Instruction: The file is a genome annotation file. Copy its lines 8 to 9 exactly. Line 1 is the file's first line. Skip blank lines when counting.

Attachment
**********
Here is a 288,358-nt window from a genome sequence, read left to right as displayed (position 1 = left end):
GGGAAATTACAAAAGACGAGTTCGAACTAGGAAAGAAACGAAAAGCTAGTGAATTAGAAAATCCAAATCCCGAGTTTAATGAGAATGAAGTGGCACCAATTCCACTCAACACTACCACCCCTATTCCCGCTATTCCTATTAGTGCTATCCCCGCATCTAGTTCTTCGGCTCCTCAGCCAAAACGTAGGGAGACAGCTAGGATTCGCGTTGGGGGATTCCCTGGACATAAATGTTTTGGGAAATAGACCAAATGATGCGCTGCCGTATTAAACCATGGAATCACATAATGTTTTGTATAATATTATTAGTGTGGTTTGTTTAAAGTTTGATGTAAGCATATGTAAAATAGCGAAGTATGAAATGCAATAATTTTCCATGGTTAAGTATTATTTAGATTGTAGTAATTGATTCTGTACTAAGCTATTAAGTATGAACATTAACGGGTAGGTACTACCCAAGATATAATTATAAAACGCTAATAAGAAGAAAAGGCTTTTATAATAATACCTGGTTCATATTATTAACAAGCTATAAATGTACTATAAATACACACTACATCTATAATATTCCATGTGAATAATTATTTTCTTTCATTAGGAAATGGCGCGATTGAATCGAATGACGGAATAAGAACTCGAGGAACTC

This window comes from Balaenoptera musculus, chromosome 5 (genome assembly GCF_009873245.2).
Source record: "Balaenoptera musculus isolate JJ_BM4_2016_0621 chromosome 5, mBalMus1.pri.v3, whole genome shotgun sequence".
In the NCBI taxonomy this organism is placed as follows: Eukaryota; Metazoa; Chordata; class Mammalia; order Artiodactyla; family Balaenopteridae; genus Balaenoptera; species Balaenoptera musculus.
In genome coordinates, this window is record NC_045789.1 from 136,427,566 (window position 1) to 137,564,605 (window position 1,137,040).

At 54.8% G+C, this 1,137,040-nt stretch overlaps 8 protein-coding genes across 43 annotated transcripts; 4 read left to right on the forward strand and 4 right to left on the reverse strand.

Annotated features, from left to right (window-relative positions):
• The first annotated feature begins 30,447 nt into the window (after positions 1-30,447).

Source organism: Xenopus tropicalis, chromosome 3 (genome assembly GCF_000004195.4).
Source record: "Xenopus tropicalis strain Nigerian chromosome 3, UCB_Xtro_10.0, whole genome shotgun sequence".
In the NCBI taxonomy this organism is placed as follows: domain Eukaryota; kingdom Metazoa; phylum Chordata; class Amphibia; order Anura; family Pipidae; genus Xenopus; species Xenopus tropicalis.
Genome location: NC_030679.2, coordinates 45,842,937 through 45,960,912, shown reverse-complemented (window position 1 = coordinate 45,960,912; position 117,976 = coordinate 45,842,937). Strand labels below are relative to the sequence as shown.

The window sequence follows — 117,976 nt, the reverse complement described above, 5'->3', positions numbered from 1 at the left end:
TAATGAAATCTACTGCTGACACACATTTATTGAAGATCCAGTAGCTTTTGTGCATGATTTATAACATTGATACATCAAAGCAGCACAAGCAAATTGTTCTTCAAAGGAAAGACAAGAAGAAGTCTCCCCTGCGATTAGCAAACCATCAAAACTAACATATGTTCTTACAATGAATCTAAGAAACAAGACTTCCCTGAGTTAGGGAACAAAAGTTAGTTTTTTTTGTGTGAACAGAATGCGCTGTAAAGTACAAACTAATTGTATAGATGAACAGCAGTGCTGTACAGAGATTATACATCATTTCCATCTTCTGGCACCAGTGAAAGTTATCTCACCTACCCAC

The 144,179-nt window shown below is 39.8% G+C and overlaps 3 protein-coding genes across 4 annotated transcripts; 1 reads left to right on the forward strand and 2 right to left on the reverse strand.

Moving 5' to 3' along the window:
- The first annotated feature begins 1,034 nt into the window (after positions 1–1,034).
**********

Annotated features, from left to right (window-relative positions):
• The first annotated feature begins 30,447 nt into the window (after positions 1-30,447).